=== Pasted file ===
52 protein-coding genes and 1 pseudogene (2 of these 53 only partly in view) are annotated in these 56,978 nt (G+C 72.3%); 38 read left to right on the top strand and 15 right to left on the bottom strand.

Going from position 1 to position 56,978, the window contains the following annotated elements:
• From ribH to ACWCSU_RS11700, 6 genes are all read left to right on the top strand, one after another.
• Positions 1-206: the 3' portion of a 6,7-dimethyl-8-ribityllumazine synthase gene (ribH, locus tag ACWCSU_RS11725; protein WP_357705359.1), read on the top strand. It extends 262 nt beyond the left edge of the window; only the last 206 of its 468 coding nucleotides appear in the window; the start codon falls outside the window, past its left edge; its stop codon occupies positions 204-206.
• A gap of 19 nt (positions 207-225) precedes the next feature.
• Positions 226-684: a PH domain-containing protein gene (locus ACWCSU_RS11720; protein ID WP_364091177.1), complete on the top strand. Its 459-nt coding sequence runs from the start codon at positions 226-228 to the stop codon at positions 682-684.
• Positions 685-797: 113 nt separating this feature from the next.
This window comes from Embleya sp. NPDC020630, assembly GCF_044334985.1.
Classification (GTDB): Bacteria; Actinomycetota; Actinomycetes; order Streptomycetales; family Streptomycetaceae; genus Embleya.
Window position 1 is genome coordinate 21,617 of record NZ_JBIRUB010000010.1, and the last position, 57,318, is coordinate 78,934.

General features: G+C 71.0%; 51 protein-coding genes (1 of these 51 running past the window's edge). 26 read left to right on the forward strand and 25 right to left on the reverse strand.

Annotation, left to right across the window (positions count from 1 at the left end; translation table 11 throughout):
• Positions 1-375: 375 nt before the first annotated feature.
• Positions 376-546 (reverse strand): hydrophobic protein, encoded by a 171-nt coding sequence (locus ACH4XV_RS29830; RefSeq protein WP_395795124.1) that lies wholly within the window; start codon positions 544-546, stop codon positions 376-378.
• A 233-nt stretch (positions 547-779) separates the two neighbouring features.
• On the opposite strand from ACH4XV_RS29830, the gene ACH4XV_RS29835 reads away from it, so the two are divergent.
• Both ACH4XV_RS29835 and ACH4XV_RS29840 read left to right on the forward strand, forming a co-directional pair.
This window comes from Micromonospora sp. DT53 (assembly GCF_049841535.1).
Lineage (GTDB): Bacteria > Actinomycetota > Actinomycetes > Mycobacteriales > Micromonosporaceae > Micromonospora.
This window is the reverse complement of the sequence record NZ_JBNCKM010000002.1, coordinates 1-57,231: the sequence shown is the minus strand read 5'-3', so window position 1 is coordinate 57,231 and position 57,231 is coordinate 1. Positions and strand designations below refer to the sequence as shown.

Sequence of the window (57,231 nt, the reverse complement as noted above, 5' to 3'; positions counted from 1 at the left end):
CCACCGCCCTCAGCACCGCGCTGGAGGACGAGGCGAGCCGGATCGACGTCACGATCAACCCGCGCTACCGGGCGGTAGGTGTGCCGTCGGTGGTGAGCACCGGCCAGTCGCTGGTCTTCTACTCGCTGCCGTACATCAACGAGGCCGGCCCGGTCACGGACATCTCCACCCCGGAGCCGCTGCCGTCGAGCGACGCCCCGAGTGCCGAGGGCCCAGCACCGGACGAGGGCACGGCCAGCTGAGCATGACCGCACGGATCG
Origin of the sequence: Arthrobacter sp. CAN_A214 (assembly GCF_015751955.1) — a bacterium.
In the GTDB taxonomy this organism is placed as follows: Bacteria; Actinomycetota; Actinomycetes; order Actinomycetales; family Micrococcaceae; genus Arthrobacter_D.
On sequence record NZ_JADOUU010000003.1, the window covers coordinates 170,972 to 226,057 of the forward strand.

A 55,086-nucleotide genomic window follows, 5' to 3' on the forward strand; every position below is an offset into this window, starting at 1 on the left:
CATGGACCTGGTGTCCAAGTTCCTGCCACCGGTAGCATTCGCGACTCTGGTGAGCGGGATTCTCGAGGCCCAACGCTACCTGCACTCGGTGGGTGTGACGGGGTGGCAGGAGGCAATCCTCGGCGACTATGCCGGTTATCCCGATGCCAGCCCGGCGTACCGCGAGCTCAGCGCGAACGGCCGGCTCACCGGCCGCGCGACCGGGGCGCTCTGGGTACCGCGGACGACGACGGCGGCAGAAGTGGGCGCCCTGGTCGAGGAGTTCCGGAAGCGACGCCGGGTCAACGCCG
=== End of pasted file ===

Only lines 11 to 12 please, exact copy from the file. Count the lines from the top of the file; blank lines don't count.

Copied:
General features: G+C 71.0%; 51 protein-coding genes (1 of these 51 running past the window's edge). 26 read left to right on the forward strand and 25 right to left on the reverse strand.

Annotation, left to right across the window (positions count from 1 at the left end; translation table 11 throughout):